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Former Tight End Chase Coffman Was Here And Gone With Nothing In Between

There were dreams. Not just from Chase Coffman, but the same Bengals fans, who vicariously live through all professional athletes, formulating brilliant routes on a napkin that could free athletic tight ends down the middle of the field. A perfect weapon to help franchise quarterback Carson Palmer, returning from an elbow injury that wiped out all but four games in 2008. No more blocking-oriented tight ends to anchor the edges. Now was the time for the light-footed, soft hands tight end to create the same match-up problems so many tight ends present in today's game.

Three-plus years later and he was gone.

After Justin Smith departed for the San Francisco 49ers in 2008, the Cincinnati Bengals were awarded a third-round compensatory pick for the 2009 NFL draft. With that pick, the 34th in the third round, the Bengals selected Missouri tight end Chase Coffman 98th overall, eventually signing him to a four-year contract on July 28, 2009. Little did we know that the extent of Coffman's Bengals career was highlighted during HBO's Hard Knocks, pumping out push ups each time he made a mistake.

Still he made the opening day roster, but failed to break out of the weekly inactive list through the first 12 games of the season before he was placed on the Injured Reserve List after bone spurs in his left ankle started generating too much aggravation. Though he played all five preseason games in 2010, Coffman failed to make the 53-man roster. He was placed on the team's practice squad before signing onto the 53-man roster on November 9, playing six games and even generating three receptions for 30 yards receiving against the Baltimore Ravens during the regular season finale. That would be the only game Coffman recorded a catch in his Bengals career. Coffman was once again placed on the team's practice squad the following year.

Now when teams enter the offseason, they're allowed to increase their roster once again from the standard 53. Typically the means practice squad players, whose contracts have expired, sign offseason contracts to remain on the team's roster. Chase Coffman was one of three players that the team didn't bother signing. Earlier this week Coffman finally found a home in Tampa Bay, who thrives on acquiring talent through Cincinnati's practice squad.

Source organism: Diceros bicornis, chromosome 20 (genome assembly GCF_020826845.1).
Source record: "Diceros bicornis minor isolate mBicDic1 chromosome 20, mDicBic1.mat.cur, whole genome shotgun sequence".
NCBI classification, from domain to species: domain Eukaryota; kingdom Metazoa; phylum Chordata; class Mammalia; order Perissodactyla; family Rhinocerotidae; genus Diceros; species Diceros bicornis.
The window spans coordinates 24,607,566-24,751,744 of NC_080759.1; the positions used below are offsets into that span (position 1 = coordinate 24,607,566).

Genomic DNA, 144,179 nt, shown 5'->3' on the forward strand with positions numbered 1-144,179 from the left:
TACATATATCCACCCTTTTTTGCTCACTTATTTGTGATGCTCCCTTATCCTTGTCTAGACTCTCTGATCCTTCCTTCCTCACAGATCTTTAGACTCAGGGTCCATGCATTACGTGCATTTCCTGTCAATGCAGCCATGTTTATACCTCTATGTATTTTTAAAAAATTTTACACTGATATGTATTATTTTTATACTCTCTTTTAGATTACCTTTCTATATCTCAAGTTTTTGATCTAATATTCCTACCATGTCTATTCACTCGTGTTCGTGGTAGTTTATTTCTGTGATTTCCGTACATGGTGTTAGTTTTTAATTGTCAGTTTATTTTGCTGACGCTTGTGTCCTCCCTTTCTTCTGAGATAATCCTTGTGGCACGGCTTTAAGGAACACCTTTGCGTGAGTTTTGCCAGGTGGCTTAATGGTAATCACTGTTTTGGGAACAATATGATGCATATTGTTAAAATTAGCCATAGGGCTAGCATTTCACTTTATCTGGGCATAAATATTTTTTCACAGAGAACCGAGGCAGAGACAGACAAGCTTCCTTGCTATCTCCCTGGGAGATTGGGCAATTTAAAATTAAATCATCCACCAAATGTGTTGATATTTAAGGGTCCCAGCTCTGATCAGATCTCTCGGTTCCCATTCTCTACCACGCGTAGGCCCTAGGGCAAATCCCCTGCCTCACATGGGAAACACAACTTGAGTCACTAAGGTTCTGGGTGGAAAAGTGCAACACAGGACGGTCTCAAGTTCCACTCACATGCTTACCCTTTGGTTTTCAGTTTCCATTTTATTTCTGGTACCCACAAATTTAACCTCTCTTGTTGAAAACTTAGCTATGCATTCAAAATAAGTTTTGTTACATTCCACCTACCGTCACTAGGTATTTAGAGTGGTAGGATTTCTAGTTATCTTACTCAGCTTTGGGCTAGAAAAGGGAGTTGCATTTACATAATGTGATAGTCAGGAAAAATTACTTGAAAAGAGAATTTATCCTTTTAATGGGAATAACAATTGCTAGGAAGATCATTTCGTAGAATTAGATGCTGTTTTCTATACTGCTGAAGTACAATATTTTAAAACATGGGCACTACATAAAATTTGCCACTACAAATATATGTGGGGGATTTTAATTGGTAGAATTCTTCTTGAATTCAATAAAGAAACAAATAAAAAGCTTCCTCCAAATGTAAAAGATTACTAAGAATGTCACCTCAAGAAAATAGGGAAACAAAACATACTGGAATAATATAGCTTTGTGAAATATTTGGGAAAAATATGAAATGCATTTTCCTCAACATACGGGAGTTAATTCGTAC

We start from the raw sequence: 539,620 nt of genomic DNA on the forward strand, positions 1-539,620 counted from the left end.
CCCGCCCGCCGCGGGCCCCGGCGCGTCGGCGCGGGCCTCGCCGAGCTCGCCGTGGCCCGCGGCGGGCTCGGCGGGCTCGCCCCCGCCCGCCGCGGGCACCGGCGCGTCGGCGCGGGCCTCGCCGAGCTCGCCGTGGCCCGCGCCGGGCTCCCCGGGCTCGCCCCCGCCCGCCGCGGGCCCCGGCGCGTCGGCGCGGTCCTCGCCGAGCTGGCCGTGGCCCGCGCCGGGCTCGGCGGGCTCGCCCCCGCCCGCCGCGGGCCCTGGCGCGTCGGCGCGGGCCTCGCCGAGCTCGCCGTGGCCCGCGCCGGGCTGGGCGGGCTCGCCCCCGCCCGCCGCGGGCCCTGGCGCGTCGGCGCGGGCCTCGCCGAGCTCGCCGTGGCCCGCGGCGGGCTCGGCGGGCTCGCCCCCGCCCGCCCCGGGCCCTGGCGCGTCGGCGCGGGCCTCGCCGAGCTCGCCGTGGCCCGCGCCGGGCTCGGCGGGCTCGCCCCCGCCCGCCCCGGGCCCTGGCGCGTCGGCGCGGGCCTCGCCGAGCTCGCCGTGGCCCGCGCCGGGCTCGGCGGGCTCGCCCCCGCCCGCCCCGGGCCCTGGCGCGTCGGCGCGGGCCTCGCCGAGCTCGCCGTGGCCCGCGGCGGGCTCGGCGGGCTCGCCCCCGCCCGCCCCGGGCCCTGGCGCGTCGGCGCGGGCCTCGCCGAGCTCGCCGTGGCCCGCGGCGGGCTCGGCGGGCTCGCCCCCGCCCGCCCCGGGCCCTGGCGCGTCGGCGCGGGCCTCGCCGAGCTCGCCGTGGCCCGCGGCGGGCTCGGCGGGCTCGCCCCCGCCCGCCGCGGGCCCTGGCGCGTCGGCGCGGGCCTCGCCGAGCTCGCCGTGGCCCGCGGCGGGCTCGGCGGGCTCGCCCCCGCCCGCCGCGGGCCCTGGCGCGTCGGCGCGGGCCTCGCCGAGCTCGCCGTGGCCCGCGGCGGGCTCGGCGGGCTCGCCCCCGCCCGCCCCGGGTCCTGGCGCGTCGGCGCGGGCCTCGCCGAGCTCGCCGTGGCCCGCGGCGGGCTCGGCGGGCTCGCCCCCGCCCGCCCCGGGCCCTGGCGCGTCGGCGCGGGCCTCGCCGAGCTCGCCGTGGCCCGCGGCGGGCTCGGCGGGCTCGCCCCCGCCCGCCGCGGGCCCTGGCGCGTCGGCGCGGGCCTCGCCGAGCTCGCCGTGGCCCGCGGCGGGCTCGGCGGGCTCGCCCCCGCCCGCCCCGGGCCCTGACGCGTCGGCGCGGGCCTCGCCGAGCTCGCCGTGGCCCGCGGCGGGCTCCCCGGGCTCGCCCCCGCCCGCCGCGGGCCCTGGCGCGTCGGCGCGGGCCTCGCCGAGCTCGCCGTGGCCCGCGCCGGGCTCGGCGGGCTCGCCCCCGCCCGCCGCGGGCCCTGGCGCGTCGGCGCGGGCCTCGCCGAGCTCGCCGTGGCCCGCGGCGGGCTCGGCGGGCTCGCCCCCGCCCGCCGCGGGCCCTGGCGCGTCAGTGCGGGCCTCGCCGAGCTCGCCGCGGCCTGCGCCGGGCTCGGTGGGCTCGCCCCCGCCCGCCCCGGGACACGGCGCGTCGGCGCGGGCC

There are many reasons why Coffman simply failed in Cincinnati. Perhaps he just didn't fit with the team's offenses. Maybe he wasn't that good. One reader offered that it was the result of bad coaching from tight ends coach Jay Hayes. Thought the point is valid, we counter that suggestion with this: Chase Coffman struggled to make the active roster and once bone spurs claimed his 2009 season, he was forced to deal with Jermaine Gresham, who was the prized draft pick by the Bengals that season. Now his attention was reduced and Gresham was the man. Then again we have to keep in mind that Coffman failed to surpass Daniel Coats on the depth chart.

Jay Hayes Deserve Criticism For Chase Coffman?
Joe Goodberry:
"Hayes deserves criticism for Coffman's failures. Not only did he and the organization mis-evaluate him before the draft, but they didn't recognize Coffman's strengths and work with his weaknesses after he was on the team. Coffman didn't develop in the slightest bit during his time with the Bengals. Hopefully Hayes' relationship with Paul Coffman (Chase's dad) didn't blind him during evaluations and hopefully it didn't allow Chase to skate instead of working to get better."
Dave Wellman:
" I don't know about that, Joe. Perhaps you're right and they didn't evaluate him correctly and/or play to his strengths, but it also may be that Coffman just isn't that good a player. Remember, this is a guy the Bengals took with a comp pick -- the 34th selection in the 3rd round of the 2009 draft -- so we are talking about a guy that no team in the league thought worth of a premium (i.e. top-three rounds) pick. He was basically the first pick in the 4th round. And he's spent time either not on the team or on the taxi squad, so any team that thought he was worth anything has had ample opportunity to sign him. Now, maybe he blooms in Tampa Bay, and I wish him the best of luck, but until I see some other coach turn him into an NFL player, I can't fault Hayes.

As for poor draft evaluation, hey, go back and look at the 2009 draft. Seriously. Andre "Moobs" Smith? Would you take him sixth overall again? Second round: Rey "Shooters" Maualuga. He was on our podcast rhymes-with-Whit-list all year. Next is MJ, who might be the best of the three. After that you've got Coffman, Luigs, Huber, Trent, Scott, Vakapuna, McDonald and Freddie Brown. When about the best guy you can point to is the punter, you didn't have a good draft.